This case report of an anomalous insertion of the anterior belly of the digastric muscle in a cadaver considers the components involved in mandibular movement as well as the radiologic changes that could be expected in asymmetric function of the temporomandibular joints. The occlusal scheme of the cadaver was noted and, after transcranial radiographs were taken, both joints were anatomically dissected. While the left condyle-disc relationship appeared normal and properly approximated, the right joint (which was assumed to be translating in an anterior, inferior, and medial direction on each opening, ie, left lateral deviation) was found to have a complete articular disc perforation with severe bony erosion and condylar spicule formation. These findings may shed some light on dyskinesia diagnosis and treatment outcome; ie (1) what degree occlusally related etiologies may be affixed to individuals with aberrant mandibular movement, (2) why many diagnosed cases of mandibular dysfunction continue following irreversible dental restorative treatment via augmentation of the existing "malocclusion," and (3) what may be the clinical implications of or limitations inherent in the use of jaw-tracking devices in the diagnosis and interpretation of dyskinetic movement in the presence of aberrant muscle attachments.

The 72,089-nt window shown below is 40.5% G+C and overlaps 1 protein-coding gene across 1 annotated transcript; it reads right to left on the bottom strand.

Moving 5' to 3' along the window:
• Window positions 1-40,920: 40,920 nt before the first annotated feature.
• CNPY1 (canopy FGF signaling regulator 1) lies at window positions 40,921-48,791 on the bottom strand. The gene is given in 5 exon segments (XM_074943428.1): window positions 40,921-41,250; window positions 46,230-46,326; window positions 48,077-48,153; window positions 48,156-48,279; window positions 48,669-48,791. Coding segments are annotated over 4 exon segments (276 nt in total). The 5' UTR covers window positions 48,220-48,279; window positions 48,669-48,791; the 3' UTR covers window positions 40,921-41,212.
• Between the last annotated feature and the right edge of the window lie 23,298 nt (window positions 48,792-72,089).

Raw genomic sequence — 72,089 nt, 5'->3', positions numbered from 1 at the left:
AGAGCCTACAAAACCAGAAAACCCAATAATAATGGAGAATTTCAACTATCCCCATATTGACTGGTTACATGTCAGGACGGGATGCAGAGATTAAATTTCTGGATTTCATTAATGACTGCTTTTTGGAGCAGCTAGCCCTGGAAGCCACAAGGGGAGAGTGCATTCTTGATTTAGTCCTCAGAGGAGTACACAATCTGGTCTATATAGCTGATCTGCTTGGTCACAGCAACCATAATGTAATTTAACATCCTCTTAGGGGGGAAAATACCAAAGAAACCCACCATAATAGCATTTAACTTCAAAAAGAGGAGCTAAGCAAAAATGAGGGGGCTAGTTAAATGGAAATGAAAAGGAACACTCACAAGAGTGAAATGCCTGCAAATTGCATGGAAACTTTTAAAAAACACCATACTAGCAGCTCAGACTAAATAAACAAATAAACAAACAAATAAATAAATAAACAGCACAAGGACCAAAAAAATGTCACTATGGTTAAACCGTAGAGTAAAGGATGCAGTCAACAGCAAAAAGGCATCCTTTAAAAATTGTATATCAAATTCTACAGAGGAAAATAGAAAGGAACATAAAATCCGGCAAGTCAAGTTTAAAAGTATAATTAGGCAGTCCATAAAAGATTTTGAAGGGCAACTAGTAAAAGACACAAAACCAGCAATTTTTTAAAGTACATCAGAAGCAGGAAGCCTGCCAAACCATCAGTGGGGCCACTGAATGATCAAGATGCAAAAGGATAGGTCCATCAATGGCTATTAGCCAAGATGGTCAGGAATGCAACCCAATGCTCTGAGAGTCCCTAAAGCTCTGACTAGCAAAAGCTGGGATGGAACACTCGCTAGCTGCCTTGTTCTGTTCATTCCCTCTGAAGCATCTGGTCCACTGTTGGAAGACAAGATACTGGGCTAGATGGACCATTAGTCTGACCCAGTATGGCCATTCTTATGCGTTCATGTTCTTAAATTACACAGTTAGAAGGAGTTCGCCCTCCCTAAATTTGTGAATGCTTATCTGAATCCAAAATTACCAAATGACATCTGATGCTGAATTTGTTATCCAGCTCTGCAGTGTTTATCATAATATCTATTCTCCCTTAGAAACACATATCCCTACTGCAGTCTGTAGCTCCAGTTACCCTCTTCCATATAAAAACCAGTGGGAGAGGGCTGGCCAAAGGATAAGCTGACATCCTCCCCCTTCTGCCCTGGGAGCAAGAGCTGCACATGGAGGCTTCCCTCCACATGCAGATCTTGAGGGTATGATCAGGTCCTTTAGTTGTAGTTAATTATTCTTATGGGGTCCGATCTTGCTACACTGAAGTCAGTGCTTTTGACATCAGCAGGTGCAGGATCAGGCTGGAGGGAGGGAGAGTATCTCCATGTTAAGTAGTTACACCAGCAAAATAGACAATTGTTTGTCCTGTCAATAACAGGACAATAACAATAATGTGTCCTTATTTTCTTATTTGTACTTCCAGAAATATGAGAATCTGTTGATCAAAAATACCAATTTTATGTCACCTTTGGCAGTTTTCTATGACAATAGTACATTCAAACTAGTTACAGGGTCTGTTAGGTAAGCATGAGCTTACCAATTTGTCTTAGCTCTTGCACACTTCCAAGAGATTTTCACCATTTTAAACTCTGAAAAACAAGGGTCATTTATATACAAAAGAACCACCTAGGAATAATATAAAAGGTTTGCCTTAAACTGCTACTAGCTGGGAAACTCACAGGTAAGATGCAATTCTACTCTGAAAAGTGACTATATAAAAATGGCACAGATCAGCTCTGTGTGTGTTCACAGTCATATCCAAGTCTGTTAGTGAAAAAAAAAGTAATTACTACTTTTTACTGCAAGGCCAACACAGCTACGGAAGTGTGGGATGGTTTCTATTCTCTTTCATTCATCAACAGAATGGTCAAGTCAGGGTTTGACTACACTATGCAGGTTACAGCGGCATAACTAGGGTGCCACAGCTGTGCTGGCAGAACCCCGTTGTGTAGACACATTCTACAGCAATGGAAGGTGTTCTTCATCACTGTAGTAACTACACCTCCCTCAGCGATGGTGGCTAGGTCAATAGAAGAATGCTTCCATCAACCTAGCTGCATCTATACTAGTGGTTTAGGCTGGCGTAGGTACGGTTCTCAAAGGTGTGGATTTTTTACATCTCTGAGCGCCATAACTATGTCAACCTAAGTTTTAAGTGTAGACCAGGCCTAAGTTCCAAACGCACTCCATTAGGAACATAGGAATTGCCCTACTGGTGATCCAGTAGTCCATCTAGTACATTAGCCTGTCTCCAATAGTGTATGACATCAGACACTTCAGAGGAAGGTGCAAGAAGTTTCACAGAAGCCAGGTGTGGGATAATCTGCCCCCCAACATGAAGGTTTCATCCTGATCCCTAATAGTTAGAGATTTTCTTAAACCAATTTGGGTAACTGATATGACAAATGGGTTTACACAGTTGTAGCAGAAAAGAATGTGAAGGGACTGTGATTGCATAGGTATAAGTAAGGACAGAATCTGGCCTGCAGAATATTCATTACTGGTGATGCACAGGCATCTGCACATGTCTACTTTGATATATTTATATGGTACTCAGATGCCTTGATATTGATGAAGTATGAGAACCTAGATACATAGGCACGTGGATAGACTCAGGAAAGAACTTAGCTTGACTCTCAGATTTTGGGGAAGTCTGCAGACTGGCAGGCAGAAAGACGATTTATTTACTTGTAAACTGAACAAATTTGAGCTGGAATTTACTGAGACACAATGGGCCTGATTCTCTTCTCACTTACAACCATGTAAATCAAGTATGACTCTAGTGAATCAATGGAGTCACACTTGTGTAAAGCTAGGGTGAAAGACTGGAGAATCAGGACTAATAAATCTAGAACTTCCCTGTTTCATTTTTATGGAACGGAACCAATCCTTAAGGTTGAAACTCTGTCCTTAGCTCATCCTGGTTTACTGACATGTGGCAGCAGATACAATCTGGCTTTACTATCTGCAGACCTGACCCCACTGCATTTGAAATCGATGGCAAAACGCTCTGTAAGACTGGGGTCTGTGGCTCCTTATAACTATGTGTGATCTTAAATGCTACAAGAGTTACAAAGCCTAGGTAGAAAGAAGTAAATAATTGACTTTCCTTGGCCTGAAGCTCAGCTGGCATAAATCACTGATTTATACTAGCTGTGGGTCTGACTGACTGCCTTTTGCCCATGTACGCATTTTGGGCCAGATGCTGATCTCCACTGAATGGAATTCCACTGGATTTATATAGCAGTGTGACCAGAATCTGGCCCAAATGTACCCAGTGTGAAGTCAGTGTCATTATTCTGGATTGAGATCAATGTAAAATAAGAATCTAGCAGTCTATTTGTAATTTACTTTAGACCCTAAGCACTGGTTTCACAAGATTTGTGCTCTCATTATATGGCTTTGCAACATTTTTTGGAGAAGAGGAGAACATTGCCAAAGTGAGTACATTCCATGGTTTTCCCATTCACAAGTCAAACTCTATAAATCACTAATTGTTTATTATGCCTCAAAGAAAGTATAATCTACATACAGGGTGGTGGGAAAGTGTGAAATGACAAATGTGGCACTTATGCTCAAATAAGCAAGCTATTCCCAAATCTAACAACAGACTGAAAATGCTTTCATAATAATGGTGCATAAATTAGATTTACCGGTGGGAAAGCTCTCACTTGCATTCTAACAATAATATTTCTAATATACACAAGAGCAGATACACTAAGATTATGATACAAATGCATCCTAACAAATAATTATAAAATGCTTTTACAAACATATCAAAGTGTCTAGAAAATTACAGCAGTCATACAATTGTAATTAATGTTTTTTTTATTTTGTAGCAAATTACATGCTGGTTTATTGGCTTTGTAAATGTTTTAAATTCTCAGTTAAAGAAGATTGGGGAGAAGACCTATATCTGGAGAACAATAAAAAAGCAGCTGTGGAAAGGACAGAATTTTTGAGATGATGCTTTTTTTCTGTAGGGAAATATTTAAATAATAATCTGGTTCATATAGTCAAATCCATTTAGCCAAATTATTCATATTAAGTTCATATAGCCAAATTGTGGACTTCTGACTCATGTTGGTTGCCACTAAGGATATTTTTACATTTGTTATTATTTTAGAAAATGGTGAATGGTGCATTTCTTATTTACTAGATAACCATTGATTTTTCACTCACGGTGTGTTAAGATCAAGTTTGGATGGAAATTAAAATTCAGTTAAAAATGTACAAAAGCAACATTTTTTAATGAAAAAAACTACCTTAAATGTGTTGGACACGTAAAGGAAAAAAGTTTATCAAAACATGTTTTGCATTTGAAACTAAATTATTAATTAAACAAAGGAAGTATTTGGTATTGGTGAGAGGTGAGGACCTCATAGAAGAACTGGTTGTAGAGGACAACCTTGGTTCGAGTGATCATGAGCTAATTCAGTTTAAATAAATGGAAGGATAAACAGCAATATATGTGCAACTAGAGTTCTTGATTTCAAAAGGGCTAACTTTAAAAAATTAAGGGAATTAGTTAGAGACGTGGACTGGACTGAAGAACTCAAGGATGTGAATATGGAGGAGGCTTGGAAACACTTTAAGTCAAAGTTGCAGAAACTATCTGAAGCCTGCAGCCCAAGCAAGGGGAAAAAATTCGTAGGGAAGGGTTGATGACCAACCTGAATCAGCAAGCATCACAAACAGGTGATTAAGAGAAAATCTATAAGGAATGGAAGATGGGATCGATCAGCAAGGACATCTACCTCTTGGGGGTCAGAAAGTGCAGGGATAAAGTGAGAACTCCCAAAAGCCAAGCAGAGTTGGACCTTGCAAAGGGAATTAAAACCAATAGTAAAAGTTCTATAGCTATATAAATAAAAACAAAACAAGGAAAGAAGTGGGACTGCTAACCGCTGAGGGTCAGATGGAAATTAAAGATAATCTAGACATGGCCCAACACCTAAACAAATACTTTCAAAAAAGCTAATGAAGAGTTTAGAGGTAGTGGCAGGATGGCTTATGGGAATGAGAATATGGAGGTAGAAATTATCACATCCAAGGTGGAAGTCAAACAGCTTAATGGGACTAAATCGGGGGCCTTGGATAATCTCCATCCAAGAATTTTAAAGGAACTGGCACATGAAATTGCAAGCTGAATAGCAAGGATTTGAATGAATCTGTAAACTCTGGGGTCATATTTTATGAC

|Original language||English (US)|
|Number of pages||7|
|Journal||Journal of craniomandibular disorders : facial & oral pain|
|State||Published - 1991|
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